THE BLOG
04/23/2013 03:07 pm ET Updated Jun 23, 2013

Five Suggestions for Getting Along Better With Everybody

I love interviewing Rich Gallagher, an expert on customer service, because his advice applies not only to customers but to everyone else you cross paths with. Rich's new book is The Customer Service Survival Kit, but I think it's misnamed. The Relationship Survival Kit is more like it, in my opinion.

Here are my five favorite takeaways from our latest talk.

1. Don't suggest people calm down.

You want people to know you care about them, right? So why do you tell them to calm down when they're upset?

Has anything good ever come from that suggestion? I haven't met the person who likes being told how to feel. His reaction might feel appropriate to him. Even if you could prove it isn't, why would you?

Better, Rich says, to try to identify with his feelings. "Of course you're upset!" you could respond. "Who wouldn't be?" Forget for a moment you wouldn't be. Then you can continue the conversation honestly with something along the lines of, "Let's figure out a way to fix this..."

Argue with someone's feelings, and you'll have a different problem. Promise.

Rich says you can practice empathy with people you don't feel much empathy for. Just try it. They might respond in a way that inspires your empathy after all.

2. Don't presume you understand anything.

If someone tells you how she's feeling, say "I understand" at your own risk.

How can you possibly understand what someone else is going through? Even if you've had the same problem, you haven't brought her life experience to it -- so you're still in the dark.

3. Measure your apologies.

If someone you know is suffering, saying "I'm sorry" is almost never a bad move. Unless you've contributed to that suffering! In that case "I'm sorry" -- if offered too soon -- might feel like, "Can we get this over with? I messed up, I'm sorry, why can't you move on?"

I don't know about you, but I'm not on a mission to collect apologies. A lot of problems can't be solved. What I want most is the feeling that I'm not alone in my grief.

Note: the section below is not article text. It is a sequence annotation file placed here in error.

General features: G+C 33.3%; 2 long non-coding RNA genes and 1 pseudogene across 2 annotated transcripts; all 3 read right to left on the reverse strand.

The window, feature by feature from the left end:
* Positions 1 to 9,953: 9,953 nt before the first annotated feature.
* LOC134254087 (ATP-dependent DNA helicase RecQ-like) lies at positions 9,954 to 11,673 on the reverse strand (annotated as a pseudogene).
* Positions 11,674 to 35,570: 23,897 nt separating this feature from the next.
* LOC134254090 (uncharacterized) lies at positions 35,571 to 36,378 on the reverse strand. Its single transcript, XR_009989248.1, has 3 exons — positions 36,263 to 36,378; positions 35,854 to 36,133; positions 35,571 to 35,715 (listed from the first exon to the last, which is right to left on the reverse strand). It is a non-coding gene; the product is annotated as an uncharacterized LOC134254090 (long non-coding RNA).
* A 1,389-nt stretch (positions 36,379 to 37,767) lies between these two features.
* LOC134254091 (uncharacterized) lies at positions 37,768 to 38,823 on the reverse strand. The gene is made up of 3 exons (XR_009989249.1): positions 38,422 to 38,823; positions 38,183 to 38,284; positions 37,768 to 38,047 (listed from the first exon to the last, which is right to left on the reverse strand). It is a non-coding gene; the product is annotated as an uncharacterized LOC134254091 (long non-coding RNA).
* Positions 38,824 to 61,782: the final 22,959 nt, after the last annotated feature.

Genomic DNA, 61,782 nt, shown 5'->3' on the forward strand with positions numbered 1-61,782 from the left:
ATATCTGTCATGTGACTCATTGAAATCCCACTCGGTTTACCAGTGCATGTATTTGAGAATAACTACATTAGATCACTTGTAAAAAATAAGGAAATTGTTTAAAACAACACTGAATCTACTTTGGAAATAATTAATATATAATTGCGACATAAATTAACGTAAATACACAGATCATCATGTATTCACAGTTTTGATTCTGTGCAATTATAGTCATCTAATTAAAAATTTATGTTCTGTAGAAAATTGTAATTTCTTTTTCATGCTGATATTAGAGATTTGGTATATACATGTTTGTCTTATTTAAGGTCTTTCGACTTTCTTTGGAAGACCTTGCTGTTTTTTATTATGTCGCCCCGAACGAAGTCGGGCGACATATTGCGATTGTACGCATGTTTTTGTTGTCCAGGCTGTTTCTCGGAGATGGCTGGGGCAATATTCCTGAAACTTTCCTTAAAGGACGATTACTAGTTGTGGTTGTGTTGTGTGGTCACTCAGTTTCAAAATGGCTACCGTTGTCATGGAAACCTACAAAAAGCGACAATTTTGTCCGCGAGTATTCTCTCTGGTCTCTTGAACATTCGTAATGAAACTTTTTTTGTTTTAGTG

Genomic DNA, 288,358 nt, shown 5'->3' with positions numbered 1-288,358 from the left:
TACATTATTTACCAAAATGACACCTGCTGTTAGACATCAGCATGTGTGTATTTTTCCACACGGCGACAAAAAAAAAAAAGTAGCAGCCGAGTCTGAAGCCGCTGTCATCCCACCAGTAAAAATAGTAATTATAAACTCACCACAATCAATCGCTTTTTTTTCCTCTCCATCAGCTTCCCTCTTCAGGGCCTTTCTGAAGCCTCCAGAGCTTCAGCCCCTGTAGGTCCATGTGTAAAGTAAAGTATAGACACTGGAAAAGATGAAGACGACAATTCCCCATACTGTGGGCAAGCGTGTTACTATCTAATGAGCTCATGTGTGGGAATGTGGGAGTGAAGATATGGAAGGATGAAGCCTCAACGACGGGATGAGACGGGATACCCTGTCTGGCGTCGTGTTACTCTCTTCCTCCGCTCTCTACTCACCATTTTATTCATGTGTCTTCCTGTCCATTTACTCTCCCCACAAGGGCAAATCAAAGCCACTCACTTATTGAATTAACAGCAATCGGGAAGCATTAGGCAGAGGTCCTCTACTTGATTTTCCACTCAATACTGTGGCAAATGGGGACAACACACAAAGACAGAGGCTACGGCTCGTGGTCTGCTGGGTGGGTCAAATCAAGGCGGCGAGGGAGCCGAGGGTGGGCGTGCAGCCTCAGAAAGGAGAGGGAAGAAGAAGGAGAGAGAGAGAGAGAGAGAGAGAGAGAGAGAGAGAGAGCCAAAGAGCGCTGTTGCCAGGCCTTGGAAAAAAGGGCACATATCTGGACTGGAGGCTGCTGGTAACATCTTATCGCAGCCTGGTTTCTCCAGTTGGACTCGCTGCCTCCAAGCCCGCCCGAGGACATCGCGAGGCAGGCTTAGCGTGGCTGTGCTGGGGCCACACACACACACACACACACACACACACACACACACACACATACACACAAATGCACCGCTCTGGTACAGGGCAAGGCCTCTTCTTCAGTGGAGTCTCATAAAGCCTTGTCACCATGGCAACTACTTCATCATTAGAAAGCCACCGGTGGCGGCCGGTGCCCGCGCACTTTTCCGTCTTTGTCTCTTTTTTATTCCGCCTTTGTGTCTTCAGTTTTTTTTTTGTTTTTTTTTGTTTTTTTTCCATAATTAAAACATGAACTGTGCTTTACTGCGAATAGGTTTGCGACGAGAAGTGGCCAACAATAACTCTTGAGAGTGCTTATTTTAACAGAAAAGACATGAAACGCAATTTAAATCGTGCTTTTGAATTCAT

4. Treat criticism as information.

Criticism is a gift. It isn't good news or bad news.

It's just information.

Use it or don't use it -- but thank your lucky stars you're surrounded by people who tell you the truth.

5. Let the person who's hurting decide what will help.

I have a theory about why some of us get frustrated when others get upset.

We don't know what to do.

I stumbled on something that works wonders in those situations.

Ask.

"What can I do?" is a magic question, really. It tells someone you're not only ready to help, but eager to know what would constitute help.

Some people think when the suffering is intense you shouldn't ask how to help -- you should just do it. Show up with a pan of lasagna, for example. I don't know about you, but the last thing I want to do when I'm feeling down is to eat lasagna -- or to add "return baking pan" to my to-do list.

The other night I felt crushed by the weight of several to-do lists. When I admitted that to my husband and daughter they both said it: "What can I do?" Much of the weight disappeared immediately. My sweethearts were mobilized, and I wasn't in it alone. Turns out the answer to their question was, "Nothing at the moment. But I'll get back to you if that changes."

No judgments. Only support.

Magic.